Hannah Yeoh reveals what life is like as a deputy minister and how motherhood has prepared her for this unexpected political journey.
Life has been a whirlwind for Yang Berhormat Hannah Yeoh, not so much right after GE14, but rather, after the 2nd of July when she was sworn in as the Deputy Minister of Women, Family and Community Development. At the time of speaking, she’s just three weeks into the job, but has already experienced one of the toughest weeks to date with the case of baby Adam Rayqal Mohd SufiNaeif, whose body was found in a fridge. “I went to the hospital to meet his parents and felt so much for them. I used to be very afraid of dead bodies, but I’ve seen so many in my job in the last 10 years and when the doctor asked if I’d like to see Adam, I said yes,” she recalls, solemnly, before explaining, “I go for funerals and do things many politicians may feel is a waste of time, but I think it’s important for me to understand certain things. With Adam, it’s a lack in the law and in the vetting process that we need to fix so that his death is not in vain.” It’s this empathy and compassion that further drive home the fact that no one is better suited for the job than Hannah.
PROS AND CONS
When asked if she had ever envisioned life as a politician, she replies in the negative, but you can’t deny the spark in her eyes as she divulges her gratitude in being able to work on a portfolio she feels extremely passionate about: children. “It makes going to work easier,” she affirms, before cautioning, “But because it’s my passion, it can be emotionally draining as well. Sometimes, when you don’t get your way, it’s not just a ‘no’ – you feel your heart break.” Not to mention, investigating child abuse cases may be at the very forefront of her job, but there are just days she can’t bring herself to watch videos documenting it, because they remind her heartbreakingly of her very own children.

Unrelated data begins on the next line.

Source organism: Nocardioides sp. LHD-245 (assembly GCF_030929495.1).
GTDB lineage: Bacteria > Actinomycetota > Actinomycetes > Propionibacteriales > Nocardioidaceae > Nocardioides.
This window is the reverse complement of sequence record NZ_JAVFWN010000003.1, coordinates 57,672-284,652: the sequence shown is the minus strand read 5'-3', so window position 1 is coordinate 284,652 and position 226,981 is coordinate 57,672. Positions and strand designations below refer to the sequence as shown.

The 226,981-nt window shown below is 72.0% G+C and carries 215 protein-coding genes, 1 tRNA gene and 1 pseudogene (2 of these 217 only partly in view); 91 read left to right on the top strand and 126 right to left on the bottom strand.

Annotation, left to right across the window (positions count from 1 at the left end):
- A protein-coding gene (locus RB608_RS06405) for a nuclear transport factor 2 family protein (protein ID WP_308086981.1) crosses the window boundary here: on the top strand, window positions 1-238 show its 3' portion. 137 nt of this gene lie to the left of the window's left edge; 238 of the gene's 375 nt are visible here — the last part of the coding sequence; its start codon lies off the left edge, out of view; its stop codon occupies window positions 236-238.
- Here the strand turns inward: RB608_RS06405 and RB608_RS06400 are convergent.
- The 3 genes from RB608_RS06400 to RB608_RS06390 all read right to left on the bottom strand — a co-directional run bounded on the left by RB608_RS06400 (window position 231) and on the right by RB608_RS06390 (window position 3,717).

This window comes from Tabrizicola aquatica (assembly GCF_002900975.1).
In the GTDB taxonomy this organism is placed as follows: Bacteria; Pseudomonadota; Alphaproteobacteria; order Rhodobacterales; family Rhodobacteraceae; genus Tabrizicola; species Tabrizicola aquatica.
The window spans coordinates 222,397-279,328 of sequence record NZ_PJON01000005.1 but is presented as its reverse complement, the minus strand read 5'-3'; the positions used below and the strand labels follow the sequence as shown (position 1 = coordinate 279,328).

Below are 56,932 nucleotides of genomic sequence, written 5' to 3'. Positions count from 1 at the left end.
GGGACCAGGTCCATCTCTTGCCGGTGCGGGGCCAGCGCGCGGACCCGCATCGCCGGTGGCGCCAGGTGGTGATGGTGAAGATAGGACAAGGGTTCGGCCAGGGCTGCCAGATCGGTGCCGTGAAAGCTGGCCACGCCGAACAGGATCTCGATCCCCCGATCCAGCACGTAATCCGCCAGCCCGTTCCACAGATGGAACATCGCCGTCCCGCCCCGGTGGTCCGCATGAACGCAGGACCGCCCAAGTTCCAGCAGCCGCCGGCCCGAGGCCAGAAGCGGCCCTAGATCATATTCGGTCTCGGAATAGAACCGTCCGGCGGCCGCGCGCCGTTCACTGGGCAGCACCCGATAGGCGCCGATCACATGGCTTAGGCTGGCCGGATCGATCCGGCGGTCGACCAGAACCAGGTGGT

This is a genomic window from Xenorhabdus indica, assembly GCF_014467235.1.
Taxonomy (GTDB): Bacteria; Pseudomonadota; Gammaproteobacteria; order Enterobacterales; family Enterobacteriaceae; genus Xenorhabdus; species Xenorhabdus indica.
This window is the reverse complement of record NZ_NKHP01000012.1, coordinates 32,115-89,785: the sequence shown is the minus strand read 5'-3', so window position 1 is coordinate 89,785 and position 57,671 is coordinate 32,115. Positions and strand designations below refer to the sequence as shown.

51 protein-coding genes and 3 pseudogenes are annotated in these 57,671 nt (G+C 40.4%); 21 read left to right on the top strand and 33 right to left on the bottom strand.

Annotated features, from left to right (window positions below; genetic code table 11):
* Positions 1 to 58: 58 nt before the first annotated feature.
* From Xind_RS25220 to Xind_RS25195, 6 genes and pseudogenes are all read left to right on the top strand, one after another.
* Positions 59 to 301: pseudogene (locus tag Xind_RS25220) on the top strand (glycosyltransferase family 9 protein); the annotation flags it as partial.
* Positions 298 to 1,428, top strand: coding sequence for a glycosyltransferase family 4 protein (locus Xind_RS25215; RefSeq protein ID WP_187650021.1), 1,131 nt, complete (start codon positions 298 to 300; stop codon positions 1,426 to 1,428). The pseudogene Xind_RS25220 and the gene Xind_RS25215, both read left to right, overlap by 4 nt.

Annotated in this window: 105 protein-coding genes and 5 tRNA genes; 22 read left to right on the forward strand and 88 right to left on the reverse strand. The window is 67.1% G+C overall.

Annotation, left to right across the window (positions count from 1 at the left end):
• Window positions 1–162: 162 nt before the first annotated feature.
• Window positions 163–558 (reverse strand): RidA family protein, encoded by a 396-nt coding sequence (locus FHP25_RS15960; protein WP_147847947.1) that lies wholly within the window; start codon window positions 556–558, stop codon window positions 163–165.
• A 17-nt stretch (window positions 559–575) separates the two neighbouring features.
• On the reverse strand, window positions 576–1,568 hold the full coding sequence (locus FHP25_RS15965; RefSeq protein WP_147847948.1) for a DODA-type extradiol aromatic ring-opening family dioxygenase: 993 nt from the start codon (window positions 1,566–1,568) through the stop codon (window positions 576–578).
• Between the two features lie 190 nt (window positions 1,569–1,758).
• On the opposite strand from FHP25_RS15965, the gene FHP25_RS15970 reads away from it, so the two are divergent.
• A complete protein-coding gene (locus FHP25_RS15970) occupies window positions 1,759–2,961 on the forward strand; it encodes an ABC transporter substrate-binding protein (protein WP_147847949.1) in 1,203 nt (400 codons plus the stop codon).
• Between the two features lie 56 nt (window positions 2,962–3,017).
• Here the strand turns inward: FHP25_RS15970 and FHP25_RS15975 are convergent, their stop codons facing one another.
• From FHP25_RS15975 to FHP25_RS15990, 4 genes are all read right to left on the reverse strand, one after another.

A MOTHER FIRST
With two daughters, one aged seven and the other aged five, juggling the roles of a mother and a deputy minister can be as rewarding as it is exhausting. She quips, “I’m just living one day at a time.” On one hand, her children have been craving for more of her time ever since she made the move to Segambut – even crying for their mother when Parliament ends late a few days in a row. “My seven-year-old told me if my new job is too difficult, I should just quit. Her father had to explain that you can’t just quit because some things are tough. So, I try to show them photos and videos of my work in hopes they will understand that I’m not just caring for them, but for other children in Malaysia as well,” she shares.
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